Thursday, 21 September 2017

Nothing 'Modern' or 'Progressive' about the Collapse of the Welsh Language

Welsh-Speaking areas in 1931
Welsh-speaking areas: 1961 vs 2001.














I was once travelling from Tregaron to Aberystwyth, when a fellow passenger, herself from outside the British Isles, described the death of the Welsh Language as 'inevitable' and 'natural' because the world was more 'modern' and getting 'better connected.' I've heard other people, often but not always from outside Wales, describe the Language as an outdated mode of communication to be replaced by English just as letters have been replaced by emails.  To some, an Anglicised Wales is inherently more 'modern' and 'progressive' than a Welsh-speaking one.

My response to this? Rubbish.  Absolute Rubbish (although I didn't say it at the time).  Is an Estonian-speaking Estonia less modern than what a Russian-speaking Estonia would be like? No, since Estonia, the country that invented Skype, is much richer and more techno-savy than Russia is now.  Estonia, Slovenia and Iceland, to name three examples of other small countries,  speak their own languages, and yet are, in my opinion, more modern.  Their respective GDP's per Capita are higher, and their Education and Transport systems are in a better state - they are, ironically, to use that lady's phrase, a lot 'better connected' than Wales.

But maybe you think, that because Wales is not an independent country, its language is therefore only a 'local' language, and not a national one, and that therefore, its demise is inevitable.  You may well point to the fact that language minorities within other countries have been assimilated, and therefore claim that in Wales's case, it is inevitable and 'natural'.  Well, it's not.  The Hungarian-speaking areas of Romania and Slovakia, the Catalan-speaking areas of Spain, and the Swedish-speaking areas of Finland, have not been disappearing in the way that Welsh-speaking areas in Wales have been since the 1960s.  If those minorities don't have to put up with their communities being assimilated, then why should the Welsh?
Finland. 'Middle-shade-Blue' Areas on the Mainland are majority Swedish-speaking, while Cyan areas have significant minorities speaking Swedish.  The dark blue Aland islands are monolingual Swedish-speaking.  These areas are not under threat like Welsh-speaking areas in Wales are.
On the contrary, the destruction of Welsh-speaking areas since the 1960s is something fundamentally old-fashioned and pre-modern.  When you have a situation where the locals are the ones being  assimilated (culturally and linguistically) by the newcomers, and not the other way round, it is not only outrageous, but, dare I say it, colonial. And because it is neo-colonial, it has no place in a democratic and post-imperialist twenty-first century. I say that as an Englishman myself who has lived in Ceredigion.

Therefore, it is the destruction of Welsh-speaking areas, and not the Welsh Language language itself, that is old-fashioned and out of date.  And put it this way, are areas that are still Welsh-speaking like Caernarfon and Llangefni any less 'modern' than anglicised areas like Barmouth and Betws-Y-Coed?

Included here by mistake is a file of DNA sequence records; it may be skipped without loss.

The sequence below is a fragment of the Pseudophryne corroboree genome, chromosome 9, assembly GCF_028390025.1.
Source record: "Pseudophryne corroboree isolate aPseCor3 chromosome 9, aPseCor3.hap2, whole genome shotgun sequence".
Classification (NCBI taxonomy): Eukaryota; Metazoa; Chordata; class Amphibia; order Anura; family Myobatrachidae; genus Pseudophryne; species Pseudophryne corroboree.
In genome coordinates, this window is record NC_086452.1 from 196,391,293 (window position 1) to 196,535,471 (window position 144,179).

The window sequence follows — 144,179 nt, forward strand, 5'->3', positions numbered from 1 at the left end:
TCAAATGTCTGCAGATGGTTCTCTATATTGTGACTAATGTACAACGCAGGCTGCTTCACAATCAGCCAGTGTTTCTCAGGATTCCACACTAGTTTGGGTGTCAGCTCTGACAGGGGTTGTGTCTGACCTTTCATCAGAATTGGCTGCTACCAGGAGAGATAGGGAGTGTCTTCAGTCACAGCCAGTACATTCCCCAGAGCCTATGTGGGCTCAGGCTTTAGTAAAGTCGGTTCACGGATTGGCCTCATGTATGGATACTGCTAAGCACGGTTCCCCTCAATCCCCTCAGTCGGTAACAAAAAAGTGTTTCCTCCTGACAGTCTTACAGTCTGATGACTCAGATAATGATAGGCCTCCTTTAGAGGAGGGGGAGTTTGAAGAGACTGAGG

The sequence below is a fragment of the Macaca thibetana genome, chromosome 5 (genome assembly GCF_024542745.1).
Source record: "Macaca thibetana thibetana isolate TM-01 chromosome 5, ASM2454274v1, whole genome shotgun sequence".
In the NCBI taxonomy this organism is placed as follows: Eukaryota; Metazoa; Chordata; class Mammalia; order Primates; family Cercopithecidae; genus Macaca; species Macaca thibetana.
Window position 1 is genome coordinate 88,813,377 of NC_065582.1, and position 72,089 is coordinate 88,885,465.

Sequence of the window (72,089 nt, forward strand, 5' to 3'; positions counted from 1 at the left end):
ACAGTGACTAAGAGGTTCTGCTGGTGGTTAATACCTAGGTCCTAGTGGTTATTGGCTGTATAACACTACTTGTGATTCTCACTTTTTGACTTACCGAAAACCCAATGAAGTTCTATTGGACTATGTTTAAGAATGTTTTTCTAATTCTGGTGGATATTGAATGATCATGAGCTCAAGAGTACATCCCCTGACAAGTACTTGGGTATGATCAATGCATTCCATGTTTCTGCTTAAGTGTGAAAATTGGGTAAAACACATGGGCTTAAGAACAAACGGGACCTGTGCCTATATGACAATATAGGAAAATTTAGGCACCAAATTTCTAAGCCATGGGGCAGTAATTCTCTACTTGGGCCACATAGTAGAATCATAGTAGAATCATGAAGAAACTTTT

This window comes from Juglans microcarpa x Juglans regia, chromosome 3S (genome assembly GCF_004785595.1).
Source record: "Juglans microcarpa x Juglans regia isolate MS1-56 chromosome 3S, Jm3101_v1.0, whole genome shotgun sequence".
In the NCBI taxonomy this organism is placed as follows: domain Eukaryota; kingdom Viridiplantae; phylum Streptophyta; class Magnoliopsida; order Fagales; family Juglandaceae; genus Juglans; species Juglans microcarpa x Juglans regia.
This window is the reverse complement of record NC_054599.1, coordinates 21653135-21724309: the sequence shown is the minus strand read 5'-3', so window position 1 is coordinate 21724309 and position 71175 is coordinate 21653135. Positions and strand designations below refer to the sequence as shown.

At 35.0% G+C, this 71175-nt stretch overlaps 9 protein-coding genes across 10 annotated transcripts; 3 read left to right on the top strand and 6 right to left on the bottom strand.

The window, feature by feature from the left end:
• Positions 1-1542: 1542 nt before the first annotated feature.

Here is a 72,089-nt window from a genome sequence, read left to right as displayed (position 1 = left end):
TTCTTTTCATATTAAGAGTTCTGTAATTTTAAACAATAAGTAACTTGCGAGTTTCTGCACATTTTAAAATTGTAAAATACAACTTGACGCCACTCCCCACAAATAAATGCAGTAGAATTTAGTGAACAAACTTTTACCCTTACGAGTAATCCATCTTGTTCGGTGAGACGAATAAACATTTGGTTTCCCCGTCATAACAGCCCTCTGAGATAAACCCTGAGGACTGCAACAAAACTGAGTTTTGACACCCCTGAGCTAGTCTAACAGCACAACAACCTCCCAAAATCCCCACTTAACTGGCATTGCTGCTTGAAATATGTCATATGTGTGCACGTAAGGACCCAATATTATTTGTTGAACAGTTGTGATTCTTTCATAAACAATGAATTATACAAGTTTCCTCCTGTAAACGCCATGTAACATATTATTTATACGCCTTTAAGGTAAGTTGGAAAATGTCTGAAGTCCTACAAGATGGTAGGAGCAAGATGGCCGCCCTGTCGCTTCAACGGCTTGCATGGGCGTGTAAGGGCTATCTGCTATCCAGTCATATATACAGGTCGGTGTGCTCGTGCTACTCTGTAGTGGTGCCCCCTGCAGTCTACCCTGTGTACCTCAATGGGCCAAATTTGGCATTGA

7 comments:

  1. Completely agree with your opinions on the Welsh language (dw i'n dysgu Cymraeg...). Regarding the Swedish language in Finland, though: it is under threat. Like the English speakers who move to Wales, the Finnish speakers are beginning to grumble about "that other, incomprehensible language". That it is a waste to learn it. See this article (in Swedish, of course): http://fof.se/tidning/2009/2/svenskan-tynar-i-finland

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    1. I suppose the fact the Swedes in Finland will also speak Finnish and that those in Sweden also speak English doesn't exactly help.

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  2. ONe problem is that (I've heard, at least) the Welsh tend to switch over to English in public when there's an Anglo within earshot. I say, screw 'em! If the Anglos wanna know what you're saying, let 'em learn the language!

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  3. The fall of the Breton speakers is far worse : we were 1.200.000 using thein those early nineties, just 200.000 now !Thanks to the french centralized government : "One country, one Language"

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  4. The example of Swedish in Finland is about as inappropriate as you could get given that Swedish was the language of occupation for 600 odd years. The question with Welsh is why the collapse has come despite the fact for the last 40 odd tears there has been greater political and financial support available to it than the previous 600 years. It cannot simply be put down to blaming the Anglosphere.

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    1. What would you say is the cause of the destruction of the Fro Gymraeg?

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